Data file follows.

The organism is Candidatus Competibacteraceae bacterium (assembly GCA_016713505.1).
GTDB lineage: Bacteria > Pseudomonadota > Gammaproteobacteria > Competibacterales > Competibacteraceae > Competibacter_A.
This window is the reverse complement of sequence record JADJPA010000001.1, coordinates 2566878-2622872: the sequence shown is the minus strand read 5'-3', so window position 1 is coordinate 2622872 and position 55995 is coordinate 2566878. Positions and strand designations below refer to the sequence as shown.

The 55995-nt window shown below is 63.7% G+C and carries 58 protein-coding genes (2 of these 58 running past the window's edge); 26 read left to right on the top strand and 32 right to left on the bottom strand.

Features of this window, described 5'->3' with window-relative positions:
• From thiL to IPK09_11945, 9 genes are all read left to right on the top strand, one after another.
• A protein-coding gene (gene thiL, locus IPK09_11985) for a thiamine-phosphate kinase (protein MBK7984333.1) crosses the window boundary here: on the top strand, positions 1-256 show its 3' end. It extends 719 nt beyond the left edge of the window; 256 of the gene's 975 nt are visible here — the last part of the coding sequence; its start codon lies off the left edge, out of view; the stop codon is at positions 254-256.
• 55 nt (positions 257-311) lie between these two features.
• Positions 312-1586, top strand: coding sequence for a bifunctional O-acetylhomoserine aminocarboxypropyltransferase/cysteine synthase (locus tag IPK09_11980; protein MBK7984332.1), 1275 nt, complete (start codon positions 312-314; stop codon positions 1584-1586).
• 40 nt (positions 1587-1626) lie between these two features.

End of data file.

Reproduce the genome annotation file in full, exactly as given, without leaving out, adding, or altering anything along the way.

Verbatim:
The organism is Candidatus Competibacteraceae bacterium (assembly GCA_016713505.1).
GTDB lineage: Bacteria > Pseudomonadota > Gammaproteobacteria > Competibacterales > Competibacteraceae > Competibacter_A.
This window is the reverse complement of sequence record JADJPA010000001.1, coordinates 2566878-2622872: the sequence shown is the minus strand read 5'-3', so window position 1 is coordinate 2622872 and position 55995 is coordinate 2566878. Positions and strand designations below refer to the sequence as shown.

The 55995-nt window shown below is 63.7% G+C and carries 58 protein-coding genes (2 of these 58 running past the window's edge); 26 read left to right on the top strand and 32 right to left on the bottom strand.

Features of this window, described 5'->3' with window-relative positions:
• From thiL to IPK09_11945, 9 genes are all read left to right on the top strand, one after another.
• A protein-coding gene (gene thiL, locus IPK09_11985) for a thiamine-phosphate kinase (protein MBK7984333.1) crosses the window boundary here: on the top strand, positions 1-256 show its 3' end. It extends 719 nt beyond the left edge of the window; 256 of the gene's 975 nt are visible here — the last part of the coding sequence; its start codon lies off the left edge, out of view; the stop codon is at positions 254-256.
• 55 nt (positions 257-311) lie between these two features.
• Positions 312-1586, top strand: coding sequence for a bifunctional O-acetylhomoserine aminocarboxypropyltransferase/cysteine synthase (locus tag IPK09_11980; protein MBK7984332.1), 1275 nt, complete (start codon positions 312-314; stop codon positions 1584-1586).
• 40 nt (positions 1587-1626) lie between these two features.